In an article about instances of people fighting back against robbery attempts, The New York Times highlights a study by Rajiv Sethi, Ann Whitney Olin Professor of Economics, who is also quoted in the article. An excerpt:

"But with decade-long declines in crime, some scholars have noted a change in the nature of robberies. A 2009 study of national victim surveys taken since 1993 found that not only were robberies becoming less frequent over time, they were also becoming more violent, in part because of what the authors describe as “victim hardening.”

“Softer victims take precautions,” said Rajiv Sethi, a Barnard College economist and one of the study’s authors. In addition, he said, many people who may have become robbers in the past may instead have gotten jobs as urban economies improved, leaving the more-hardened criminals to encounter more-hardened victims on the streets of certain neighborhoods.

“You get more resistance in high-crime areas than low-crime areas,” he said. “People who would not resist have left the areas. Those who stay can’t afford to leave or to give up the little property that they have in their possession.”"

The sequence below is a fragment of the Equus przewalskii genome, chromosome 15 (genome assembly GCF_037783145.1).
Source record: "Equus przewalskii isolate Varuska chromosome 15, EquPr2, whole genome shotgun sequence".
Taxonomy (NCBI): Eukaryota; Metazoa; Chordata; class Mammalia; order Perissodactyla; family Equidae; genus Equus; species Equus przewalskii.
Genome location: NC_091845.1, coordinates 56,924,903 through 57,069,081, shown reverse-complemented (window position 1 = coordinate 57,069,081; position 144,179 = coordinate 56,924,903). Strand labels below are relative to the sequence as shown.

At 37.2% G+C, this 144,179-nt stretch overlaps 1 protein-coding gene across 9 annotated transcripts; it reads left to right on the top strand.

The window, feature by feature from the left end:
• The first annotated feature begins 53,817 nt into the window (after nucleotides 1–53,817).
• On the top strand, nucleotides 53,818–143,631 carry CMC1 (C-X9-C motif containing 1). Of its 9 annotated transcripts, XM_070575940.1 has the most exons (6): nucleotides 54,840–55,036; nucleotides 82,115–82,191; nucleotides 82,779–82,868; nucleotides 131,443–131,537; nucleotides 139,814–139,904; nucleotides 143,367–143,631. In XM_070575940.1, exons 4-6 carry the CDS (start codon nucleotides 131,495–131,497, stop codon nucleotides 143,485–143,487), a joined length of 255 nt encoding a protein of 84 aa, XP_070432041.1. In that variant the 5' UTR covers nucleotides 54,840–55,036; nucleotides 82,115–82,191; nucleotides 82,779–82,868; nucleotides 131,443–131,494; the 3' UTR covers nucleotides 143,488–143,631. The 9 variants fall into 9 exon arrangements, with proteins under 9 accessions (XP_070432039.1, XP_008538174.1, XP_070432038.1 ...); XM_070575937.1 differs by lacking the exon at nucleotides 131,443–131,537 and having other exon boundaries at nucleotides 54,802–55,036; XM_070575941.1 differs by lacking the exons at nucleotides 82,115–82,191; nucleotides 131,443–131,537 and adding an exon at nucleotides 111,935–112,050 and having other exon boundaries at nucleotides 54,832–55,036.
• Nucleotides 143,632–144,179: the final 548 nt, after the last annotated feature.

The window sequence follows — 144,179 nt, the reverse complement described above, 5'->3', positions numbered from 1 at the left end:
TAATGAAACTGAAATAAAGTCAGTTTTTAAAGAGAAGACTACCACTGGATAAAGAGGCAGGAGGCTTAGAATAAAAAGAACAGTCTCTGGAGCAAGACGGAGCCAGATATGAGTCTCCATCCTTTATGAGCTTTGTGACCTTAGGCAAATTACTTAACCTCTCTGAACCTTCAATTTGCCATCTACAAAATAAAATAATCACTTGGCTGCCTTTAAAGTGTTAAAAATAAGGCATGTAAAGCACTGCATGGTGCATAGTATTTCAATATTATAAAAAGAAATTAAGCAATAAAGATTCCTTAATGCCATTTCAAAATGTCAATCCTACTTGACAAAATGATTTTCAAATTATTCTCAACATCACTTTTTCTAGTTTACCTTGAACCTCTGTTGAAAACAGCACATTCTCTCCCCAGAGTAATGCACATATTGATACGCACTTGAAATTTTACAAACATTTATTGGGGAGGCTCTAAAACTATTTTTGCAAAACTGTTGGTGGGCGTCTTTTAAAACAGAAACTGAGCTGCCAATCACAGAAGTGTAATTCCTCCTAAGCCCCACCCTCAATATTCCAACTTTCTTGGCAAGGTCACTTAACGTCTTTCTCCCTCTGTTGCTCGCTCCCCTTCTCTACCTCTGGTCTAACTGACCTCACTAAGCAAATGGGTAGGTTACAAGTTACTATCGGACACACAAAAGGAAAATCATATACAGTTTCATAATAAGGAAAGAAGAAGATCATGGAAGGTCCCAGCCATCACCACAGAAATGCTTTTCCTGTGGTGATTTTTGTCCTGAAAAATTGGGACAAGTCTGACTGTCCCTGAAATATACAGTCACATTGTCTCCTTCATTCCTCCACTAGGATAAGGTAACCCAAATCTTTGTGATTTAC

Read the full article. The 2009 study appeared in the Journal of Law, Economics & Organization, and was co-authored by Prof. Sethi and Columbia University professor Dan O'Flaherty.

Prof. Sethi's recent research deals with credit derivatives and sovereign default, the dynamics of beliefs on networks, the economics of crime, and persistent inequality between social groups. He has also worked on the evolution of social norms and interdependent preferences, decision-making under bounded rationality, and the dynamics of asset prices in financial markets.